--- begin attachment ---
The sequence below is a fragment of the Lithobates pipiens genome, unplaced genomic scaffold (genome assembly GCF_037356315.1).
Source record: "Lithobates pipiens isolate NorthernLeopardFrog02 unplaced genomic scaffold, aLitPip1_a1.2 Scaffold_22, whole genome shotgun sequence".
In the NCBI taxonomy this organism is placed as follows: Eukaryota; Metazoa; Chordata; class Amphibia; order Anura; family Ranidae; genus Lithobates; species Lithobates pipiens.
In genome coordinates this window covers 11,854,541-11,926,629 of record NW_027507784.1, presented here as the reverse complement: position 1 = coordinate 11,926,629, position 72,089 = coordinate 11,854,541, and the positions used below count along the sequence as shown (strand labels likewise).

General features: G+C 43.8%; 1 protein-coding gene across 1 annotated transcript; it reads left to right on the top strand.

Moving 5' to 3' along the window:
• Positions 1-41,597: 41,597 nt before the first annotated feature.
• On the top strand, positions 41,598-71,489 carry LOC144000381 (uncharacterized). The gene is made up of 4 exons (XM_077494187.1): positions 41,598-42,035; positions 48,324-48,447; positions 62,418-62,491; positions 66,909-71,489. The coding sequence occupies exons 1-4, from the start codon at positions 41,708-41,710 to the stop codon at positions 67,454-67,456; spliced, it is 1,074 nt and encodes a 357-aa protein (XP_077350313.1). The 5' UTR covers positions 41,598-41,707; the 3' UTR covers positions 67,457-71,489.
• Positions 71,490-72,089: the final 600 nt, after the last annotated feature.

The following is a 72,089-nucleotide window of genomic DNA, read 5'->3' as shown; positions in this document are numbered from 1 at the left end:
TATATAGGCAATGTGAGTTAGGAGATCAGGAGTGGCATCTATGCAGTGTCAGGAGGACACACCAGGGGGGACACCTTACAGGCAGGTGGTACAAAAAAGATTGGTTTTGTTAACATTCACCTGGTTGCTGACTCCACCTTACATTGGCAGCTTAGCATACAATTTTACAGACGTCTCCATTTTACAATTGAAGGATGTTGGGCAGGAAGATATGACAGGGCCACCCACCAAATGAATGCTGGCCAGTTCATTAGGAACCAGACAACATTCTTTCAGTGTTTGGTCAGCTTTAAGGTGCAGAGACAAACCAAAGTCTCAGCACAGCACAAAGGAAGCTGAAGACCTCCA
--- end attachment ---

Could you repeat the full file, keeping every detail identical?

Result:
The sequence below is a fragment of the Lithobates pipiens genome, unplaced genomic scaffold (genome assembly GCF_037356315.1).
Source record: "Lithobates pipiens isolate NorthernLeopardFrog02 unplaced genomic scaffold, aLitPip1_a1.2 Scaffold_22, whole genome shotgun sequence".
In the NCBI taxonomy this organism is placed as follows: Eukaryota; Metazoa; Chordata; class Amphibia; order Anura; family Ranidae; genus Lithobates; species Lithobates pipiens.
In genome coordinates this window covers 11,854,541-11,926,629 of record NW_027507784.1, presented here as the reverse complement: position 1 = coordinate 11,926,629, position 72,089 = coordinate 11,854,541, and the positions used below count along the sequence as shown (strand labels likewise).

General features: G+C 43.8%; 1 protein-coding gene across 1 annotated transcript; it reads left to right on the top strand.

Moving 5' to 3' along the window:
• Positions 1-41,597: 41,597 nt before the first annotated feature.
• On the top strand, positions 41,598-71,489 carry LOC144000381 (uncharacterized). The gene is made up of 4 exons (XM_077494187.1): positions 41,598-42,035; positions 48,324-48,447; positions 62,418-62,491; positions 66,909-71,489. The coding sequence occupies exons 1-4, from the start codon at positions 41,708-41,710 to the stop codon at positions 67,454-67,456; spliced, it is 1,074 nt and encodes a 357-aa protein (XP_077350313.1). The 5' UTR covers positions 41,598-41,707; the 3' UTR covers positions 67,457-71,489.
• Positions 71,490-72,089: the final 600 nt, after the last annotated feature.

The following is a 72,089-nucleotide window of genomic DNA, read 5'->3' as shown; positions in this document are numbered from 1 at the left end:
TATATAGGCAATGTGAGTTAGGAGATCAGGAGTGGCATCTATGCAGTGTCAGGAGGACACACCAGGGGGGACACCTTACAGGCAGGTGGTACAAAAAAGATTGGTTTTGTTAACATTCACCTGGTTGCTGACTCCACCTTACATTGGCAGCTTAGCATACAATTTTACAGACGTCTCCATTTTACAATTGAAGGATGTTGGGCAGGAAGATATGACAGGGCCACCCACCAAATGAATGCTGGCCAGTTCATTAGGAACCAGACAACATTCTTTCAGTGTTTGGTCAGCTTTAAGGTGCAGAGACAAACCAAAGTCTCAGCACAGCACAAAGGAAGCTGAAGACCTCCA